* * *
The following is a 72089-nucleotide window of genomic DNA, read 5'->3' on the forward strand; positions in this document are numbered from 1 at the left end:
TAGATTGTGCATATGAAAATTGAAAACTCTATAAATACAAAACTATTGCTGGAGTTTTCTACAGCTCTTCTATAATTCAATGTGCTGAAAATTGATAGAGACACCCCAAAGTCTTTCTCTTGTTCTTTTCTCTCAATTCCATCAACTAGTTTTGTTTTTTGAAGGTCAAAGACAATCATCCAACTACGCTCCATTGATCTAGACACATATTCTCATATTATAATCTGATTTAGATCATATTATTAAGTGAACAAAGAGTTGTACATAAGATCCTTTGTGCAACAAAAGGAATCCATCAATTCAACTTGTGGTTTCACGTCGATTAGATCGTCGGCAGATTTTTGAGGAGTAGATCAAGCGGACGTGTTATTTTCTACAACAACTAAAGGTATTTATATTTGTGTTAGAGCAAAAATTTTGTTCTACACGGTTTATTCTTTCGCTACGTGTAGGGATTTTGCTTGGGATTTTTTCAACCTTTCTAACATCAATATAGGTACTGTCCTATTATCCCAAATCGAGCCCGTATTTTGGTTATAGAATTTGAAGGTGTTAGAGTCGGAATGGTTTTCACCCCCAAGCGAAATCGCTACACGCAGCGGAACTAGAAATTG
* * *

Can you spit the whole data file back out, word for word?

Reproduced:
The following is a 72089-nucleotide window of genomic DNA, read 5'->3' on the forward strand; positions in this document are numbered from 1 at the left end:
TAGATTGTGCATATGAAAATTGAAAACTCTATAAATACAAAACTATTGCTGGAGTTTTCTACAGCTCTTCTATAATTCAATGTGCTGAAAATTGATAGAGACACCCCAAAGTCTTTCTCTTGTTCTTTTCTCTCAATTCCATCAACTAGTTTTGTTTTTTGAAGGTCAAAGACAATCATCCAACTACGCTCCATTGATCTAGACACATATTCTCATATTATAATCTGATTTAGATCATATTATTAAGTGAACAAAGAGTTGTACATAAGATCCTTTGTGCAACAAAAGGAATCCATCAATTCAACTTGTGGTTTCACGTCGATTAGATCGTCGGCAGATTTTTGAGGAGTAGATCAAGCGGACGTGTTATTTTCTACAACAACTAAAGGTATTTATATTTGTGTTAGAGCAAAAATTTTGTTCTACACGGTTTATTCTTTCGCTACGTGTAGGGATTTTGCTTGGGATTTTTTCAACCTTTCTAACATCAATATAGGTACTGTCCTATTATCCCAAATCGAGCCCGTATTTTGGTTATAGAATTTGAAGGTGTTAGAGTCGGAATGGTTTTCACCCCCAAGCGAAATCGCTACACGCAGCGGAACTAGAAATTG